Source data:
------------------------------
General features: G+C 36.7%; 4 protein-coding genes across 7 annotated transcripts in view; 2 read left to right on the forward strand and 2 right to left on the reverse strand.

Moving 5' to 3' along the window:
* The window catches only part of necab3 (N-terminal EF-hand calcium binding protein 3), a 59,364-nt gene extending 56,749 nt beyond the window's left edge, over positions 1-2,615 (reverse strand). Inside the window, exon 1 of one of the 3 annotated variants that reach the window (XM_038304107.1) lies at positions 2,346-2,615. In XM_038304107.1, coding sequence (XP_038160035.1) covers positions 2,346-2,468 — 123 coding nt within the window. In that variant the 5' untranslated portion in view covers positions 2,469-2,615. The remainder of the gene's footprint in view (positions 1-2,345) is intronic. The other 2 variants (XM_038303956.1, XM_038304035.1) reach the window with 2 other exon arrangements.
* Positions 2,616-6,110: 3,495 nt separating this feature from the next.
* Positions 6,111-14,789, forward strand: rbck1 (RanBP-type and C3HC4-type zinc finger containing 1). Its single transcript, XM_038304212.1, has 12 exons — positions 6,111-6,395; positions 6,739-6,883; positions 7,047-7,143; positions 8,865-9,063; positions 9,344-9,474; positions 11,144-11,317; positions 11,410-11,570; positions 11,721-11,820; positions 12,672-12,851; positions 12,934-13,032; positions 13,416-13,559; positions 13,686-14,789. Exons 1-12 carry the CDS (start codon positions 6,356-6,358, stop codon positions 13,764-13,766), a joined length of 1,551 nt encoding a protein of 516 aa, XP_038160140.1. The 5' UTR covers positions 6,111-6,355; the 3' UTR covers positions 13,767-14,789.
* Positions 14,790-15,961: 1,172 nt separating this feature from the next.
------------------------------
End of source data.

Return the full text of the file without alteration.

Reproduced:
General features: G+C 36.7%; 4 protein-coding genes across 7 annotated transcripts in view; 2 read left to right on the forward strand and 2 right to left on the reverse strand.

Moving 5' to 3' along the window:
* The window catches only part of necab3 (N-terminal EF-hand calcium binding protein 3), a 59,364-nt gene extending 56,749 nt beyond the window's left edge, over positions 1-2,615 (reverse strand). Inside the window, exon 1 of one of the 3 annotated variants that reach the window (XM_038304107.1) lies at positions 2,346-2,615. In XM_038304107.1, coding sequence (XP_038160035.1) covers positions 2,346-2,468 — 123 coding nt within the window. In that variant the 5' untranslated portion in view covers positions 2,469-2,615. The remainder of the gene's footprint in view (positions 1-2,345) is intronic. The other 2 variants (XM_038303956.1, XM_038304035.1) reach the window with 2 other exon arrangements.
* Positions 2,616-6,110: 3,495 nt separating this feature from the next.
* Positions 6,111-14,789, forward strand: rbck1 (RanBP-type and C3HC4-type zinc finger containing 1). Its single transcript, XM_038304212.1, has 12 exons — positions 6,111-6,395; positions 6,739-6,883; positions 7,047-7,143; positions 8,865-9,063; positions 9,344-9,474; positions 11,144-11,317; positions 11,410-11,570; positions 11,721-11,820; positions 12,672-12,851; positions 12,934-13,032; positions 13,416-13,559; positions 13,686-14,789. Exons 1-12 carry the CDS (start codon positions 6,356-6,358, stop codon positions 13,764-13,766), a joined length of 1,551 nt encoding a protein of 516 aa, XP_038160140.1. The 5' UTR covers positions 6,111-6,355; the 3' UTR covers positions 13,767-14,789.
* Positions 14,790-15,961: 1,172 nt separating this feature from the next.